Monitoring Volcanoes

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Science  16 Mar 2012:
Vol. 335, Issue 6074, pp. 1310-1311
DOI: 10.1126/science.1219485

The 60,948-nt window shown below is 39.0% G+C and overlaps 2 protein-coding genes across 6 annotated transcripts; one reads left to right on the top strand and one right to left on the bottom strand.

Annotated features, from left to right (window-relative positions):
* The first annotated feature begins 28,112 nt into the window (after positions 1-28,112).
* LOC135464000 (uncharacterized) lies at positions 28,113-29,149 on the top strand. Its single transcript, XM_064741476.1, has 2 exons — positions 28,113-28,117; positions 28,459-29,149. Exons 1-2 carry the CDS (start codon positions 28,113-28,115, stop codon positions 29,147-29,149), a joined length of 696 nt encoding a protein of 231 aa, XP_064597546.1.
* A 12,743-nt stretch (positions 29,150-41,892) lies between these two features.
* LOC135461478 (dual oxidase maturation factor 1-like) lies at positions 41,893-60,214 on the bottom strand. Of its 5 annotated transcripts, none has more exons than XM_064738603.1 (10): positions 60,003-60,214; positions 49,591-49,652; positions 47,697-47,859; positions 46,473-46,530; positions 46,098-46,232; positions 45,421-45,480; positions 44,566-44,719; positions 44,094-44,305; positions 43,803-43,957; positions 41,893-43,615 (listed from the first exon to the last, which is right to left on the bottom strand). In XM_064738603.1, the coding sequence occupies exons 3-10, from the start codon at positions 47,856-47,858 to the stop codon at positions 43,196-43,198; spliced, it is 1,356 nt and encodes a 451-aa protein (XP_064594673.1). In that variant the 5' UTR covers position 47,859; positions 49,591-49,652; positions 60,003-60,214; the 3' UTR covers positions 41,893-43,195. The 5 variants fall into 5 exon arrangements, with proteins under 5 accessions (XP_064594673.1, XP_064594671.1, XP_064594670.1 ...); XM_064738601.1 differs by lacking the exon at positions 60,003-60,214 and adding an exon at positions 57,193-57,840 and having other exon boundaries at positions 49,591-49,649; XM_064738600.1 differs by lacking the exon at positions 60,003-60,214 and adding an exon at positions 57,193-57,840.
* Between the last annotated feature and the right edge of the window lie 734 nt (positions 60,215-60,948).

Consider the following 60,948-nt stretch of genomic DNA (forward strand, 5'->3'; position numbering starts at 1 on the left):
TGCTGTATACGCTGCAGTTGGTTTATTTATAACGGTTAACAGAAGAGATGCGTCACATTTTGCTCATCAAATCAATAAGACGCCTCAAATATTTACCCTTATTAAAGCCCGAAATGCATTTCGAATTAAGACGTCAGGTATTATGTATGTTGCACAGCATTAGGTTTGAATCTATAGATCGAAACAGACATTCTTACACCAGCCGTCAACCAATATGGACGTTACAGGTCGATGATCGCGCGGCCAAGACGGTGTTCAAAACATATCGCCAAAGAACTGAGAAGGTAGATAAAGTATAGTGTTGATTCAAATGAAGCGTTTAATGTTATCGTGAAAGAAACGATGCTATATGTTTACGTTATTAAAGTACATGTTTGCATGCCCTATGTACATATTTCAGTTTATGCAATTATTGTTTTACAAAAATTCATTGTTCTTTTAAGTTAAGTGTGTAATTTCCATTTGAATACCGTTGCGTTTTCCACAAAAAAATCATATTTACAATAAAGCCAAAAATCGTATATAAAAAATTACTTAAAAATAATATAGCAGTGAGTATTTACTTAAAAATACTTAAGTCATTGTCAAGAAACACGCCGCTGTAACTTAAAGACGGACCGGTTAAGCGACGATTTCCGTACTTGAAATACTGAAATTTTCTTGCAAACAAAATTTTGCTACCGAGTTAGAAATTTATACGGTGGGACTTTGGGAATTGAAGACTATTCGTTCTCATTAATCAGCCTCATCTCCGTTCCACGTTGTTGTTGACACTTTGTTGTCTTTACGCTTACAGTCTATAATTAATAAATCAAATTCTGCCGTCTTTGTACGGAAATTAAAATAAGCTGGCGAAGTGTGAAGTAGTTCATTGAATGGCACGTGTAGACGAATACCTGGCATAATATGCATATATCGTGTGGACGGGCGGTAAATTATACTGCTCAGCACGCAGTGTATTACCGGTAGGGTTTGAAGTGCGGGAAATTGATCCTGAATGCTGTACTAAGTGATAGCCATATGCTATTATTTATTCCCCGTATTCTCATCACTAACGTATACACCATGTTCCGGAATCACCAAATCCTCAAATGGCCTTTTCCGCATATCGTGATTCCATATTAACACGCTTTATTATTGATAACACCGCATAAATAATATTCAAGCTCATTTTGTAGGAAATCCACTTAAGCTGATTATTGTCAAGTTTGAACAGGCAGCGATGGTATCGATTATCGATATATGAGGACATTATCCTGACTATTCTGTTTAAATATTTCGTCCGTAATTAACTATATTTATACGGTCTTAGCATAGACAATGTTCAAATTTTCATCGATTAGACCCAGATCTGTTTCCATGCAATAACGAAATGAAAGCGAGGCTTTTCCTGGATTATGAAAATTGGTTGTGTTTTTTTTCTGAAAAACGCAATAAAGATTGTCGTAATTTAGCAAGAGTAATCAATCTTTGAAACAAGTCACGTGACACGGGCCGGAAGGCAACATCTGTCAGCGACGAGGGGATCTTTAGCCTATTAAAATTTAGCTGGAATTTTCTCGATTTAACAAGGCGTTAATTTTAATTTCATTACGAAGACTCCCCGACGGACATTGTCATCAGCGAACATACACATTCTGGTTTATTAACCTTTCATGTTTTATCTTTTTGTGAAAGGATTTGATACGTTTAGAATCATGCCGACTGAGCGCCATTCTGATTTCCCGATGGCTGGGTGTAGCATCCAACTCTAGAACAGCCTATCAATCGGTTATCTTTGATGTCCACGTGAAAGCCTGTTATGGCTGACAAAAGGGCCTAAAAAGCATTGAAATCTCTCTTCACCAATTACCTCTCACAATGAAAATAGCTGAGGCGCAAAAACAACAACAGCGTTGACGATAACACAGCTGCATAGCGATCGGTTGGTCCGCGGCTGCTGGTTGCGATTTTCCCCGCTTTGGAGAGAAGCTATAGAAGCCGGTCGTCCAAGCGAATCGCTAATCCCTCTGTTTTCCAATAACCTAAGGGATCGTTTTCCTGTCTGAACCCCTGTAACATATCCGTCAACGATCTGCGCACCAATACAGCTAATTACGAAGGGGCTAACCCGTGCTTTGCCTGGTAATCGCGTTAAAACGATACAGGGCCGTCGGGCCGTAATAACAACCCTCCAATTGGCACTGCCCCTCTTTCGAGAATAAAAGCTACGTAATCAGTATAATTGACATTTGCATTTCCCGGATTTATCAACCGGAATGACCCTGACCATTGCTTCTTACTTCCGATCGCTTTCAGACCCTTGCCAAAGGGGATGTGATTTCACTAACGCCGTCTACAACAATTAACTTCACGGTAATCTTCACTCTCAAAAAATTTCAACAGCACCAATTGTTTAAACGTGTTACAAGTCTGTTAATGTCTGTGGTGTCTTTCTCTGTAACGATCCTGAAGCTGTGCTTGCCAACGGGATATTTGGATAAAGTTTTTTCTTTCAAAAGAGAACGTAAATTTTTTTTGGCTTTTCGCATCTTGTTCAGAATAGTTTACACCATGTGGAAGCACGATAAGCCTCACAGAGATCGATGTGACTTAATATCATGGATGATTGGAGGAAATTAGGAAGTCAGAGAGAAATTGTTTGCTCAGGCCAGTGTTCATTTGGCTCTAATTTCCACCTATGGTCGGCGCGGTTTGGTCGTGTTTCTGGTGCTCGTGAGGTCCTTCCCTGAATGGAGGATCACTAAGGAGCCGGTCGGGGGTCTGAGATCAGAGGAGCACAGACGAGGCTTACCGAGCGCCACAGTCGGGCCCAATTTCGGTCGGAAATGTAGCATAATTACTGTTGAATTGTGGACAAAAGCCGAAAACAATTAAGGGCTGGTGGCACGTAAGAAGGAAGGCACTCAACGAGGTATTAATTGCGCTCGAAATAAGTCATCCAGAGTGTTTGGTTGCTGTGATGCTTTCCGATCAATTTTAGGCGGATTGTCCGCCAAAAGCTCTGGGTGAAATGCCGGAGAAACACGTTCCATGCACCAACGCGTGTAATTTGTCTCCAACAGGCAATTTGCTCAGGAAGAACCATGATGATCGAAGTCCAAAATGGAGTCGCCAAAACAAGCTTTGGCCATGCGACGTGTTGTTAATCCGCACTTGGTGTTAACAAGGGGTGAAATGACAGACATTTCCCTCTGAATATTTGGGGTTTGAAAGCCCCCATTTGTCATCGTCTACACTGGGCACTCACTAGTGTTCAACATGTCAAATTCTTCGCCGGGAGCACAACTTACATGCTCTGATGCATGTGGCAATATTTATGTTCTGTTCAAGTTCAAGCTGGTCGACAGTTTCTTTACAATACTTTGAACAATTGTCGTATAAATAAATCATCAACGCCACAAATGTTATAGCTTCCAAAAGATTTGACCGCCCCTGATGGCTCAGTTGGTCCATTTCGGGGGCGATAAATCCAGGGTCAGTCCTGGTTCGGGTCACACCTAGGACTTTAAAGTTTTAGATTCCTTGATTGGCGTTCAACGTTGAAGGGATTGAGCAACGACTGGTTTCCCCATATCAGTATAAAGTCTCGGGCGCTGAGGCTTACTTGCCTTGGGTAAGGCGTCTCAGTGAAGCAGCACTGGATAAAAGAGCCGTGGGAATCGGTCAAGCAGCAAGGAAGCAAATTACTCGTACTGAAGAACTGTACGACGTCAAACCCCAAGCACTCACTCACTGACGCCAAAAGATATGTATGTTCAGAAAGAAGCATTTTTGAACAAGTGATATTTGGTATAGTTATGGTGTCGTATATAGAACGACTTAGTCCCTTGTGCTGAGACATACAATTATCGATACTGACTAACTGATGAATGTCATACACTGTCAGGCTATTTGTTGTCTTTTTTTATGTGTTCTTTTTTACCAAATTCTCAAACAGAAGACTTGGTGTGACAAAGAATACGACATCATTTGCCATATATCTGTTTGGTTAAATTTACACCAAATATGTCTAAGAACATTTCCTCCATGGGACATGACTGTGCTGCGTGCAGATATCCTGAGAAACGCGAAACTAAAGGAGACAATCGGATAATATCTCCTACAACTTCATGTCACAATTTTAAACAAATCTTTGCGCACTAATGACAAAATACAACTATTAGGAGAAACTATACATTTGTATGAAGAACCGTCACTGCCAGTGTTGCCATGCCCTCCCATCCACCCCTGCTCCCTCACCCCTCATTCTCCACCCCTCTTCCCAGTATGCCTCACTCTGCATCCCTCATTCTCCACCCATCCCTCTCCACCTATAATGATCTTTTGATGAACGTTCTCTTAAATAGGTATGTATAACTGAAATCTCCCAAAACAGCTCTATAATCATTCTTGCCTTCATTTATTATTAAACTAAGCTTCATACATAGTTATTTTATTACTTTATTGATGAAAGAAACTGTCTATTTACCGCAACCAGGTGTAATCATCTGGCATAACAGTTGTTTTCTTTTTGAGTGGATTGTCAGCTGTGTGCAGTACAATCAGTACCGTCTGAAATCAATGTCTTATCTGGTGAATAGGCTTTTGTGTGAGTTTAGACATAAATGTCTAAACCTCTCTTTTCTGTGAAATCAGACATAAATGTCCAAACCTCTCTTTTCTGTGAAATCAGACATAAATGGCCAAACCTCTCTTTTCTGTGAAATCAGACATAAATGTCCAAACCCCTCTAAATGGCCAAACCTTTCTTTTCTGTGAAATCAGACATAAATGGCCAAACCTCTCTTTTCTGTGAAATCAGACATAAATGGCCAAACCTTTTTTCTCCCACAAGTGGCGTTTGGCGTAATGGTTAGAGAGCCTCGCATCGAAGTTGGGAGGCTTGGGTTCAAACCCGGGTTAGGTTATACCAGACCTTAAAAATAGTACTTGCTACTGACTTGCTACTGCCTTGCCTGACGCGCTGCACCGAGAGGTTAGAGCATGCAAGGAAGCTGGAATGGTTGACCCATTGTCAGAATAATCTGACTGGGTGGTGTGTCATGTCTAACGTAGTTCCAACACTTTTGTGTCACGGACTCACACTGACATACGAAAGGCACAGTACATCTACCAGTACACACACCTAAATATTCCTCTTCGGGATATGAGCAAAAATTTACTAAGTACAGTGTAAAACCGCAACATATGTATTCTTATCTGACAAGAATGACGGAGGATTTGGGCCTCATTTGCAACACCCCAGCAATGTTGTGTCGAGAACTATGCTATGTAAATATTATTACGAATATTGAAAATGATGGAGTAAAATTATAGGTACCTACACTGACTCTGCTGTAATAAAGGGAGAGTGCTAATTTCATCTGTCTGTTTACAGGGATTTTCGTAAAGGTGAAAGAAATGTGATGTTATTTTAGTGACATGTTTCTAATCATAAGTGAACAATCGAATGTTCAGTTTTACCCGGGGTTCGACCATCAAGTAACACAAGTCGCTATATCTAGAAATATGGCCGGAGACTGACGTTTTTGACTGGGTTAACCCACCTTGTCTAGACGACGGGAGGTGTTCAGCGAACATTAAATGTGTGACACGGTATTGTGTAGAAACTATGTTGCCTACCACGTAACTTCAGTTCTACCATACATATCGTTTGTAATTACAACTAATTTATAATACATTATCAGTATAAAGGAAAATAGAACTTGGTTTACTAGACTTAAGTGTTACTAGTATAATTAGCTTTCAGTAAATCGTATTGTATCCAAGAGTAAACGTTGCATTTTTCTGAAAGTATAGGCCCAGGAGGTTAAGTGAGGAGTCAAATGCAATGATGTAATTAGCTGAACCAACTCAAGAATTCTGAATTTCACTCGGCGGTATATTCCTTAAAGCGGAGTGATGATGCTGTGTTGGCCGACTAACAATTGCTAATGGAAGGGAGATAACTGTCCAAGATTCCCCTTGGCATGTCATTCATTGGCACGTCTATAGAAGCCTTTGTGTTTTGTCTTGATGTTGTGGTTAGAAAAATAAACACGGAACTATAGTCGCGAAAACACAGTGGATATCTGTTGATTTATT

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The ascent of magma in volcanoes is typically accompanied by numerous small earthquakes, the release of magmatic gases, and surface deformation (1). Systematic volcano monitoring to detect these phenomena began in 1845 with the completion of the Osservatorio Vesuviano. Other volcano observatories soon followed, such as the Hawaiian Volcano Observatory, which celebrates its 100th anniversary this year. Today, the World Organization of Volcano Observatories has 80 members. The range and sophistication of the detection systems has increased dramatically, and advanced models of volcanic processes are helping to interpret monitoring data. Yet, key problems remain both with distinguishing volcanoes that will erupt from those that will not and with global data coverage.